Hitting deadlines. Few professions are as deadline-driven as accounting. When top staff accountants receive a deadline, they give themselves earlier personal deadlines, allow extra time, and assume the worst (someone will inevitably get sick or not respond to a request, computers will crash, the website will be down, or something will get lost in the mail). They turn in work early, recognizing that others depend on their work to be completed on time.

Keeping their managers informed. Managers appreciate regular updates. The best performers communicate the status of their projects to their managers and all constituents, especially during month-end and year-end closes. If they discover an issue, they ask for help and know that two or more minds working on the solution are better than one. Keeping a problem to themselves or sweeping it under the rug is not an option.

Helping their managers. Top staff accountants make their manager's priorities their priorities. They gain a reputation for taking extra steps even for small tasks, and they provide solutions rather than creating different problems. They assume that their manager is always pressed for time and has deadlines to meet. Simply saying, "I'm planning to work on the bank rec this morning, but I can help with anything more pressing" goes a long way in helping their team succeed.

Professional integrity. Upper management teams want to know about any unscrupulous happenings to address and correct them immediately. Staff accountants are trusted to do the right thing and to not overlook dubious activity. Staff communicate professionally and start with their managers, trusting them to make correct decisions to keep upper management informed, but sometimes they need to ask again or seek help from a colleague.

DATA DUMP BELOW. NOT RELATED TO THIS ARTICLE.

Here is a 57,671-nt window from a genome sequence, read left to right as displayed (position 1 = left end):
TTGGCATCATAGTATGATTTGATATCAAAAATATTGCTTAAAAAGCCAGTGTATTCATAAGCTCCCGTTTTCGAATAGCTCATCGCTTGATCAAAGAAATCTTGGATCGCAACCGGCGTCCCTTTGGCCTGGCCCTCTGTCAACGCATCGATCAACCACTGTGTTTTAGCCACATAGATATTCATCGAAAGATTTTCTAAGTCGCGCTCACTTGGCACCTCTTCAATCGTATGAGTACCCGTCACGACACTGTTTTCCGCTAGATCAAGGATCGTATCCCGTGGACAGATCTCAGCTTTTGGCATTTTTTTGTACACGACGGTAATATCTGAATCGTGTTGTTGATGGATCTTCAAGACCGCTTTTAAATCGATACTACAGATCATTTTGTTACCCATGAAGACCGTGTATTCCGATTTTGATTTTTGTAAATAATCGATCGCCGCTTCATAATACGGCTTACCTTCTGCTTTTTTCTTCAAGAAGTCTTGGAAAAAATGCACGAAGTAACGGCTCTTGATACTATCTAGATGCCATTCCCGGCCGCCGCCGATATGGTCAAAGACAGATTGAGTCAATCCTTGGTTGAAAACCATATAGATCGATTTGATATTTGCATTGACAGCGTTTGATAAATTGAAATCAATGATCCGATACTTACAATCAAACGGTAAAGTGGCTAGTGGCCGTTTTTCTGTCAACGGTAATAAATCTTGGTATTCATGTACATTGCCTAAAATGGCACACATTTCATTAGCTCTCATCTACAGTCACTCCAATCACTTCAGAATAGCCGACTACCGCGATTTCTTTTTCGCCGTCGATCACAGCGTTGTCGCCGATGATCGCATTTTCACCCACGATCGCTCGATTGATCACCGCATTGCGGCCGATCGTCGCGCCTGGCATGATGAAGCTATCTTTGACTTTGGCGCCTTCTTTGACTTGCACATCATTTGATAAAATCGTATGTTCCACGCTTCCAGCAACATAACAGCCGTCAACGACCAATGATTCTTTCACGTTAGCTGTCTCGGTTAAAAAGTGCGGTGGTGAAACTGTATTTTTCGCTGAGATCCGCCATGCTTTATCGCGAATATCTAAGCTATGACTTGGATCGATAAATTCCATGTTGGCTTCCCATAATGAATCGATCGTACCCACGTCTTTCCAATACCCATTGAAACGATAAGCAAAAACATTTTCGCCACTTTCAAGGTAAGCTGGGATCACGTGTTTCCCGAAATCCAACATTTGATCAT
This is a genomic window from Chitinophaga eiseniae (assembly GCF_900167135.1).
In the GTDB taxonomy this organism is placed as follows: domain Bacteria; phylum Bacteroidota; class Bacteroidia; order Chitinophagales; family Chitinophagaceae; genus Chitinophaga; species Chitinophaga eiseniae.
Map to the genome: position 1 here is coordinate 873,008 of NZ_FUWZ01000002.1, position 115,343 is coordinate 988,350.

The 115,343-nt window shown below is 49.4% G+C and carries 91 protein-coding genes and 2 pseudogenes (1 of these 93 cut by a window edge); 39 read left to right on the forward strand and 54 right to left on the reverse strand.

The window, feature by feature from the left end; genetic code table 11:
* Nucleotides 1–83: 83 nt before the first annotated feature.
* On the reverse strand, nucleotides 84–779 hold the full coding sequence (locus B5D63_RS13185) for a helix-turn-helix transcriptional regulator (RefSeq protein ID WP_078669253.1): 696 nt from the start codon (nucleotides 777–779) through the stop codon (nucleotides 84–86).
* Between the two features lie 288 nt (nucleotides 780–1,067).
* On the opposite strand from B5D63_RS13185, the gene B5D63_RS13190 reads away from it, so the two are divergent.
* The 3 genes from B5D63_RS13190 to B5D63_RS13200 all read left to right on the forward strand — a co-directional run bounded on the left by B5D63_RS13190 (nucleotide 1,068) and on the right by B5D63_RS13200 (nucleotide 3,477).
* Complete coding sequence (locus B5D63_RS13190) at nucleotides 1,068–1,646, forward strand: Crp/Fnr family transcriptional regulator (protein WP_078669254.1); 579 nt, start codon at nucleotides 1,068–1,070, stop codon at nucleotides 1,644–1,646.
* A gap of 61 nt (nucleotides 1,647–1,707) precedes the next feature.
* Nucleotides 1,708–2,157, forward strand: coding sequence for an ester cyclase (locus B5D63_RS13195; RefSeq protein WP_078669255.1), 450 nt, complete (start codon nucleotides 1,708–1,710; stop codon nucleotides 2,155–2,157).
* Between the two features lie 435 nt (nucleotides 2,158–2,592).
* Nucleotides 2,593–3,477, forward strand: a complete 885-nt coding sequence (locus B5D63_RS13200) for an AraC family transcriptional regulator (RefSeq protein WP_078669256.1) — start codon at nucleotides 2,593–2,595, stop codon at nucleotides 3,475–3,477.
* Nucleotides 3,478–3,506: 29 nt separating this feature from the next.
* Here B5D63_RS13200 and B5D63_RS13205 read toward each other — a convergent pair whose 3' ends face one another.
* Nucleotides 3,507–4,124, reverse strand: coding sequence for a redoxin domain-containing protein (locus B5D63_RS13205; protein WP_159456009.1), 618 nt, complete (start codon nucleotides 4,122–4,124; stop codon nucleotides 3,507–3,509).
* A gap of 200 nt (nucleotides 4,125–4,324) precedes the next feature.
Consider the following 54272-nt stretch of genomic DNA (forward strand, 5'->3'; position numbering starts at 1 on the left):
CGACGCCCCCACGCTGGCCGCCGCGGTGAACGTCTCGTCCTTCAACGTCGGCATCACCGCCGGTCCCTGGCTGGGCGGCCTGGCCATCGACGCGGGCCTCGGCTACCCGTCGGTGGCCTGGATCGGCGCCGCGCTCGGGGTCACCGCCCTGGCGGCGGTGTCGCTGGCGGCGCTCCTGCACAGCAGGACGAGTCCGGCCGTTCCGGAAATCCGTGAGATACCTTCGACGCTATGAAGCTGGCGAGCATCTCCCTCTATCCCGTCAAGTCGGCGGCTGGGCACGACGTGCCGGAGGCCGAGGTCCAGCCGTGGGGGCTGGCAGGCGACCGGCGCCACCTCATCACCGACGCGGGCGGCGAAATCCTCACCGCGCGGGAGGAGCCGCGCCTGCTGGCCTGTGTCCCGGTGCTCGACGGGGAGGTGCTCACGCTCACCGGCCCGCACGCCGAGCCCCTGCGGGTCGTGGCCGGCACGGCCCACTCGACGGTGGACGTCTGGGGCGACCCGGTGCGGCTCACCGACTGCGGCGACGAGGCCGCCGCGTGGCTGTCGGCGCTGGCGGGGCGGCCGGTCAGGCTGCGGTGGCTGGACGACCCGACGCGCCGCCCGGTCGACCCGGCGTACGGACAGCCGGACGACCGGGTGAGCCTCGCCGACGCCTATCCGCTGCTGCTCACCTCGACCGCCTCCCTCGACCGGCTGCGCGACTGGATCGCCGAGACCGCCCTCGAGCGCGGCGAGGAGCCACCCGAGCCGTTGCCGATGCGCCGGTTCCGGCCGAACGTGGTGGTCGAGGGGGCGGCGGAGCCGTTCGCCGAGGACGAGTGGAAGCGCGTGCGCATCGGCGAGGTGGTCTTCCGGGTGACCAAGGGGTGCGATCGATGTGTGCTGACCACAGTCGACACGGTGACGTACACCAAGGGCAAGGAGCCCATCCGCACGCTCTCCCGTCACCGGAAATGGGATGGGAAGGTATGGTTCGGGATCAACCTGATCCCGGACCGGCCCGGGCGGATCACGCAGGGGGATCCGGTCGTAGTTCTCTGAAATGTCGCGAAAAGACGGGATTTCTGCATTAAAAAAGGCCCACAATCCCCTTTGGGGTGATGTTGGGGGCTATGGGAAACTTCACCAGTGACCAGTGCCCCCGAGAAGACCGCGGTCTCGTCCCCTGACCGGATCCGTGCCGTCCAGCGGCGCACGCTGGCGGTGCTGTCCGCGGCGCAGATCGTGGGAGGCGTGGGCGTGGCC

Mastering time management. Top performers use time to their advantage. They schedule specific times to complete tasks, avoid procrastinating, start their most difficult tasks first thing in the morning, follow up on requests, and use downtime for planning and preparation. They break up projects into specific action steps to keep the process moving.

Conquering emails. The best staff keep their emails clear and short and gain a reputation for following up and responding to emails promptly. They keep their emails organized, rather than wasting time searching through correspondence.

Becoming an Excel guru. Excel is the accountant's most valuable tool, and those who master it have a distinct advantage. Top performers use Excel to save time and reduce inefficiencies, and they use every available tool—formatting, formulas, macros, and pivot tables.

Improving themselves. Education is never complete, and top achievers take responsibility for their education by reading books and articles, watching videos, and listening to recordings on topics such as time management, writing skills, teamwork, presentation and communication skills, project management, judgment biases, supervising, management and leadership, and other personal improvement topics. They stay up to date on current accounting standards and interpretations, recognizing that the profession is constantly evolving.